(Significantly, the first party to register under the new political freedom was not the Communist Party but the so-called "Liberal Democratic Party of Russia" (LDPR) led by Vladimir Zhirinovsky. Mr Zhirinovsky can be described in many ways, but neither "liberal" nor "democratic" would be among them. This was deliberately engineered by the KGB to discredit the terms in the eyes of the then politically naïve population.)
Later significant mass demonstrations surrounded the attempted - and inaptly-named - coup against the Soviet President, Mikhail Gorbachev in August 1991. During the three days of tension demonstrations were small; most people carried on with their daily lives while keeping half an eye or ear on what was going on around the Russian White House. It was only when it was clear that it was all over that hundreds of thousands came out on the street.
A little over two years later, in October 1993, when the row between the Russian President, Boris Yeltsin, and parliament boiled over, there were more mass demonstrations, this time turning into serious violence and the deaths of nearly 60 people. Mr Yeltsin decided that the answer was to order his tanks to fire on the White House. The Russian people again watched and waited; and in December showed their disapproval in the first elections for the post-Soviet State Duma by voting in significant numbers for the LDPR.
October 1993 marked an end to the mass political demonstrations in Moscow. People were too busy trying to survive the chaos and the hyper-inflation which had engulfed society. One or two matters brought out protesters – such as the two wars in Chechnya, or the plight of pensioners - but the age of the mass manifestatsiya seemed to be over.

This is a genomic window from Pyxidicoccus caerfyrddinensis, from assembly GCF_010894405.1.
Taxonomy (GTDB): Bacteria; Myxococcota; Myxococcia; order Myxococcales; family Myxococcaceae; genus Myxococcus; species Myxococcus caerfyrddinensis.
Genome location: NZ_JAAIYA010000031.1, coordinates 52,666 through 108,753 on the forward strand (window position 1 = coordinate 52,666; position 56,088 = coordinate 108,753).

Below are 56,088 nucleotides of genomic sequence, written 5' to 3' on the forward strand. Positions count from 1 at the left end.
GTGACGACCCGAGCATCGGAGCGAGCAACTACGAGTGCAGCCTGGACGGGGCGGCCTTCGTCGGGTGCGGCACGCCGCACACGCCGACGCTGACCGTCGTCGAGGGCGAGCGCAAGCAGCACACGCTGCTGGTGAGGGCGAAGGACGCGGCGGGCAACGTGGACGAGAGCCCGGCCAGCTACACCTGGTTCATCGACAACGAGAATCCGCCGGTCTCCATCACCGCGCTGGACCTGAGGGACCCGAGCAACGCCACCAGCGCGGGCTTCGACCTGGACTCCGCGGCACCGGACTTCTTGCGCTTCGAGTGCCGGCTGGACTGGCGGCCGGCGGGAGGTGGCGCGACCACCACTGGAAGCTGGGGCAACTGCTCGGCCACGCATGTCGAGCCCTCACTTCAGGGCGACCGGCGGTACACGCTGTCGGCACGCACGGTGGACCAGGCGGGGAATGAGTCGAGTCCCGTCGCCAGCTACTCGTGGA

Until now. As much as anything, it was the sight of so many policemen and police vans in Moscow this month which brought back the memories of the 'nineties. A massive and aggressive-looking police presence - now, just as then - seems to be the authorities’ only way of responding to the people. Unfortunately, now as then, the bulk of the Russian police force and Interior Ministry troops who are sent to deal with the demonstrations are under-paid and under-educated; and even if (fortunately) they don't shoot first and ask questions later, the first questions they do pose are via their truncheons.
Perhaps the biggest single difference between the earlier demonstrations and these latest protests is that now a significant number of people have been mobilised via modern communications: the Internet, Facebook, Twitter; mobile phones are far more prevalent now than 20 years ago.
The main issue, though, is similar: discontent with the way the politics of the country are being run. And, for the first time in a number of years, people around the world are taking an interest in what is happening in Russia, just as they did 20 years ago. If the Russian authorities choose to ignore the voice of the people now, the Presidential election in March next year could prove far more interesting than most people thought.